| THE RECORDER. 7
to the no distant period when his high, destinies shall be unfolded, to
the wonderment of admiring angels. These are Christians, they shall
be like Him, their Elder Brother, and they shall see Him as He is.
These enlightened ones, while they shun with abhorrence the sordid-
ness of the, insentient miser, and look with pity upon the cold hearted
selfishness of the worldling or religious professor, these benignant
almoners of Heaven's munificence,, being blessed with a true heart,
ever really to ameliorate the woes of their suffering fellow mortals, will
not fail to press upon the objects of their charity the soul stirring
lessons inculcated in the Saviour's precious words, "I counsel thee to
buy of me gold tried in the fire, that thou mayest be rich. "
THE PATRIARCH JOB.
This eminent man, as the Scriptures inform us, resided "in the land
of Uz, " which some fix in Idumea, and others in Mesopotamia.
There is much difficulty in determining the time at which Job lived.
Many suppose it to have been before the age of Abraham, whilst others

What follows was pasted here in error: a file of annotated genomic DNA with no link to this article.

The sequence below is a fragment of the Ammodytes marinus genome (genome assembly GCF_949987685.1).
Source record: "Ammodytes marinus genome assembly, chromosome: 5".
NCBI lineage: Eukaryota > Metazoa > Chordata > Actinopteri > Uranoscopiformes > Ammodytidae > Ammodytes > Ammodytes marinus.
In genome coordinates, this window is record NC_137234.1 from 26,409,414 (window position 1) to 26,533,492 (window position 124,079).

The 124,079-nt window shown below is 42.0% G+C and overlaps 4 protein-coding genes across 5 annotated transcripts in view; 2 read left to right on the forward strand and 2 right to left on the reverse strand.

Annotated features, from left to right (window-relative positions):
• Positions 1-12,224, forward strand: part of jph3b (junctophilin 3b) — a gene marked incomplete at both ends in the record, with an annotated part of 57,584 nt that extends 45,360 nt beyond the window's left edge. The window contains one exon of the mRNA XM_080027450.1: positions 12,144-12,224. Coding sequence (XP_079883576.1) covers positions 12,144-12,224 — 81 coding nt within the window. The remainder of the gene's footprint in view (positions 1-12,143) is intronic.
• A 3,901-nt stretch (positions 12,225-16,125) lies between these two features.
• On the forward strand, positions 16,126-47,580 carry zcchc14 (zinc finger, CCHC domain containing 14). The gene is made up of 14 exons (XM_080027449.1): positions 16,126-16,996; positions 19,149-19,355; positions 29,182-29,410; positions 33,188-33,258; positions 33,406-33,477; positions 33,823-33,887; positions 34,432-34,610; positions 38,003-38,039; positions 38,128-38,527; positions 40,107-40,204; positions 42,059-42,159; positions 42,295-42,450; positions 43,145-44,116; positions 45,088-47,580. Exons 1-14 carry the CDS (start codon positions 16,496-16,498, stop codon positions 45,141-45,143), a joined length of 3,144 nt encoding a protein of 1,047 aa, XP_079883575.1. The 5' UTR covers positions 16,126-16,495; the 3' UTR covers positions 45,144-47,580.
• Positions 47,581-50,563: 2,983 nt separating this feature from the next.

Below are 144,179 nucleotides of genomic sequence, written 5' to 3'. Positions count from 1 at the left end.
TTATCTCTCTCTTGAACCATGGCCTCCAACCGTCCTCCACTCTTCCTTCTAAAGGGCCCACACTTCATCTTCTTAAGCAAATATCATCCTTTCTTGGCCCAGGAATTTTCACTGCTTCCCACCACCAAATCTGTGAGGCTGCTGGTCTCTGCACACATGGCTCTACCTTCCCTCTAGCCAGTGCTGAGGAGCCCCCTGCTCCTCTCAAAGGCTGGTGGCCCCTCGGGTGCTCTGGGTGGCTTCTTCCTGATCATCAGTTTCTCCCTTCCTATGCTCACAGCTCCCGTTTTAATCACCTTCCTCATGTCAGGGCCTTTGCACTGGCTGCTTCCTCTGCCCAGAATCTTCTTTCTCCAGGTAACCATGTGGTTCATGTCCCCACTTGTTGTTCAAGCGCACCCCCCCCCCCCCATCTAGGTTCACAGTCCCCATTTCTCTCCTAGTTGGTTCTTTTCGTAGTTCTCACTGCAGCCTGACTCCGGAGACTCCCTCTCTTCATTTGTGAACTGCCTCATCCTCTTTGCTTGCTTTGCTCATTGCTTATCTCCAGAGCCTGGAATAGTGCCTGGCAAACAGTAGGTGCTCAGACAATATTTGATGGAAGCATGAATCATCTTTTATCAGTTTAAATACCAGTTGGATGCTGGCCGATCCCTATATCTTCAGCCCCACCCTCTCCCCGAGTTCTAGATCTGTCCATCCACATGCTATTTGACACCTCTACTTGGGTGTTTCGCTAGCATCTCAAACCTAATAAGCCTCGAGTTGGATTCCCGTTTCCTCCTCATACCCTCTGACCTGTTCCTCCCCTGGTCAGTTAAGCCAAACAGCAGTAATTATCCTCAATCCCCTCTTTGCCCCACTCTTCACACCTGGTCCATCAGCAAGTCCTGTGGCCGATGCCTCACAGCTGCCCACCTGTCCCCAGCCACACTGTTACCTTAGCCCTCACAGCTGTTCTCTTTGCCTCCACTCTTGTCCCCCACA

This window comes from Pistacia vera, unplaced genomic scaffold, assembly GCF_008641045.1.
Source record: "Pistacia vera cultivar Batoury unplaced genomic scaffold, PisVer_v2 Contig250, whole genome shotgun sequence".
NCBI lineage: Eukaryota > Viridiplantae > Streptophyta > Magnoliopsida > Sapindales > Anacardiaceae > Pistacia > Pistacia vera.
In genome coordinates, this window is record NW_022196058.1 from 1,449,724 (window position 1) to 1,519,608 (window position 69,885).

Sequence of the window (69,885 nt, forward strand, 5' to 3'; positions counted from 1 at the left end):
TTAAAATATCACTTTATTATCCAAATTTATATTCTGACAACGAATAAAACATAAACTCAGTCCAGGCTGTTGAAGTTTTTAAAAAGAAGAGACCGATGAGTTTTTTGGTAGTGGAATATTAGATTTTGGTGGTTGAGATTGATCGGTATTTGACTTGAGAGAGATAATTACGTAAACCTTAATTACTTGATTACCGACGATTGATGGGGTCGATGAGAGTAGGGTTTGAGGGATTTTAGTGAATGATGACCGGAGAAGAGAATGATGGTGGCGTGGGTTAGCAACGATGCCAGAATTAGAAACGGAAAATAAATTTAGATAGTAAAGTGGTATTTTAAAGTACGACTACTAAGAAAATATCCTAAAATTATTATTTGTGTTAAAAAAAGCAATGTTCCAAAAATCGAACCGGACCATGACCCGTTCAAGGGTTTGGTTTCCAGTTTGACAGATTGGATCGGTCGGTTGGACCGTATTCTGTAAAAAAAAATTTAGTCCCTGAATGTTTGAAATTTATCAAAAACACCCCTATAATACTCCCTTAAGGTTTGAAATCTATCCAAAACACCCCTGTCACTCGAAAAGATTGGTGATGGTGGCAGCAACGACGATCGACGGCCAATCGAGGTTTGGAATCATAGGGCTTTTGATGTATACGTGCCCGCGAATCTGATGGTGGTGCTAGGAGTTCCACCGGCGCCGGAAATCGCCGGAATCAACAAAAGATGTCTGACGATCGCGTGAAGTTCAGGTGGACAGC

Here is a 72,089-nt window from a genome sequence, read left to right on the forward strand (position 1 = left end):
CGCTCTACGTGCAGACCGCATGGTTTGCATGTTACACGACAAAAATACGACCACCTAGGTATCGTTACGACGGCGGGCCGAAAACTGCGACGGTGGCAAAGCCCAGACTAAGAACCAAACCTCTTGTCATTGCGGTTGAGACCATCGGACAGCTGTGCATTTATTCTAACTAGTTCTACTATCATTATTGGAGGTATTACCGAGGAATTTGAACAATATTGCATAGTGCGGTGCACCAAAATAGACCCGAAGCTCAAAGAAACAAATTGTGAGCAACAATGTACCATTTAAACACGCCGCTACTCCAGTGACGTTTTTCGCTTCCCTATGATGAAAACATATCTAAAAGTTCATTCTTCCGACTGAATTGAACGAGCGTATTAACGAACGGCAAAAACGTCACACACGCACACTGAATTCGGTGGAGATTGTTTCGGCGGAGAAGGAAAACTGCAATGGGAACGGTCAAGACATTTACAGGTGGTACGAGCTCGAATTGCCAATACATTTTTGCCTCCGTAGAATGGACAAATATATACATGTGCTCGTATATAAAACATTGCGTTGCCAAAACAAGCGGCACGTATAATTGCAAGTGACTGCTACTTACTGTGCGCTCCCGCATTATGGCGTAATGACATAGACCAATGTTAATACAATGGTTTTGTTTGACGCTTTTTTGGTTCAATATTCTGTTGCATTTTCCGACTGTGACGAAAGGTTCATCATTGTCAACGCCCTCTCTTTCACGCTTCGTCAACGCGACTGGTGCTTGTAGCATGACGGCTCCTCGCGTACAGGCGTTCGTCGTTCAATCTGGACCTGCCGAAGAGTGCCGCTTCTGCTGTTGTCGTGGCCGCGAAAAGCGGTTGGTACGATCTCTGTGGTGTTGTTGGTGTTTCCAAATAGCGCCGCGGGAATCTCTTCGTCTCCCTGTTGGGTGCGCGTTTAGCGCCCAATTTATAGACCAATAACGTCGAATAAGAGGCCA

conclude that it was not long prior to the departure of the Israelites
Job, as the book bearing his name records, had seven sons and
three daughters, possessed vast riches, and was " the greatest of all
the men of the East. "
Those who, like Job, " fear God and eschew evil, " are a terror to
Salary and he determines by every conceivable art to lead their feet
astray, and to ruin their souls; for he knows that their influence will
be felt by all with whom they may come in contact. No wonder then
that the piety of the patriarch excited the hatred of the great enemy,
he asked permission; therefore, to afflict him, thinking thereby that
he should succeed in dissevering this true branch from its living vine;
Satan, then, cannot harm the believer unless he obtain permission.
What a consolation is this to the tempted followers of the cross!
Permission having been granted to the " accuser of the brethren. "
Job was quickly deprived of his children and all he possessed. Heavy
as were the tribulations he had to endure, it is recorded to his honor
that his pious exclamation was, " Blessed be the name of the Lord. "
Job was subsequently afflicted in his own person with a loathsome
disease. During its varied stages the discussions between himself and
his friends Eliphaz, Bildad, and Zophar, took place, and which were
brought to a close by the Almighty, who came near in a cloud.
Job's personal appearance on the approach of his friends is touch-
ingly alluded to by the sacred penman. It is said, " And when they
lifted up their eyes afar off, and knew him not, they lifted up their
voice and wept,... They sat down with him seven days and